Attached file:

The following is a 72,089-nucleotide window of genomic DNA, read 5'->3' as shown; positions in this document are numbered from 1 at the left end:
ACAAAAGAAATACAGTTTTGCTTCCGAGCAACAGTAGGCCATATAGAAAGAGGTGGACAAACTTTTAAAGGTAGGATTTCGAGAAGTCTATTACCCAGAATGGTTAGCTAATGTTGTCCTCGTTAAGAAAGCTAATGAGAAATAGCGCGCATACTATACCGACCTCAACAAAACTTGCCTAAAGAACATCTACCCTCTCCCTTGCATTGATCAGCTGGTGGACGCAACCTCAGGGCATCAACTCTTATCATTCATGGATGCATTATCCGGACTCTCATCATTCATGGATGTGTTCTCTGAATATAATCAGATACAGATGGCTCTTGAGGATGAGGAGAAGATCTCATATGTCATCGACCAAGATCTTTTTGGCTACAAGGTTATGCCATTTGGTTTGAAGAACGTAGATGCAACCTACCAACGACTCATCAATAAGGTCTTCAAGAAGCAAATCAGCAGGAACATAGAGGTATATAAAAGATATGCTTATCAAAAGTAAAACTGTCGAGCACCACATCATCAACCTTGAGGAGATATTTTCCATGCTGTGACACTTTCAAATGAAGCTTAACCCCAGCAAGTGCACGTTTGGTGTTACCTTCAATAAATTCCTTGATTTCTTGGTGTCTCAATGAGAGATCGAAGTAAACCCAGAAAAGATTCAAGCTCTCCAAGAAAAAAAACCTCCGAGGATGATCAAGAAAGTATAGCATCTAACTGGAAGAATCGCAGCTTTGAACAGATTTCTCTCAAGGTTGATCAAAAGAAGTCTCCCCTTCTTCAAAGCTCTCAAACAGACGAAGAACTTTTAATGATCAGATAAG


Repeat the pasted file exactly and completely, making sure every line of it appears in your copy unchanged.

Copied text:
The following is a 72,089-nucleotide window of genomic DNA, read 5'->3' as shown; positions in this document are numbered from 1 at the left end:
ACAAAAGAAATACAGTTTTGCTTCCGAGCAACAGTAGGCCATATAGAAAGAGGTGGACAAACTTTTAAAGGTAGGATTTCGAGAAGTCTATTACCCAGAATGGTTAGCTAATGTTGTCCTCGTTAAGAAAGCTAATGAGAAATAGCGCGCATACTATACCGACCTCAACAAAACTTGCCTAAAGAACATCTACCCTCTCCCTTGCATTGATCAGCTGGTGGACGCAACCTCAGGGCATCAACTCTTATCATTCATGGATGCATTATCCGGACTCTCATCATTCATGGATGTGTTCTCTGAATATAATCAGATACAGATGGCTCTTGAGGATGAGGAGAAGATCTCATATGTCATCGACCAAGATCTTTTTGGCTACAAGGTTATGCCATTTGGTTTGAAGAACGTAGATGCAACCTACCAACGACTCATCAATAAGGTCTTCAAGAAGCAAATCAGCAGGAACATAGAGGTATATAAAAGATATGCTTATCAAAAGTAAAACTGTCGAGCACCACATCATCAACCTTGAGGAGATATTTTCCATGCTGTGACACTTTCAAATGAAGCTTAACCCCAGCAAGTGCACGTTTGGTGTTACCTTCAATAAATTCCTTGATTTCTTGGTGTCTCAATGAGAGATCGAAGTAAACCCAGAAAAGATTCAAGCTCTCCAAGAAAAAAAACCTCCGAGGATGATCAAGAAAGTATAGCATCTAACTGGAAGAATCGCAGCTTTGAACAGATTTCTCTCAAGGTTGATCAAAAGAAGTCTCCCCTTCTTCAAAGCTCTCAAACAGACGAAGAACTTTTAATGATCAGATAAG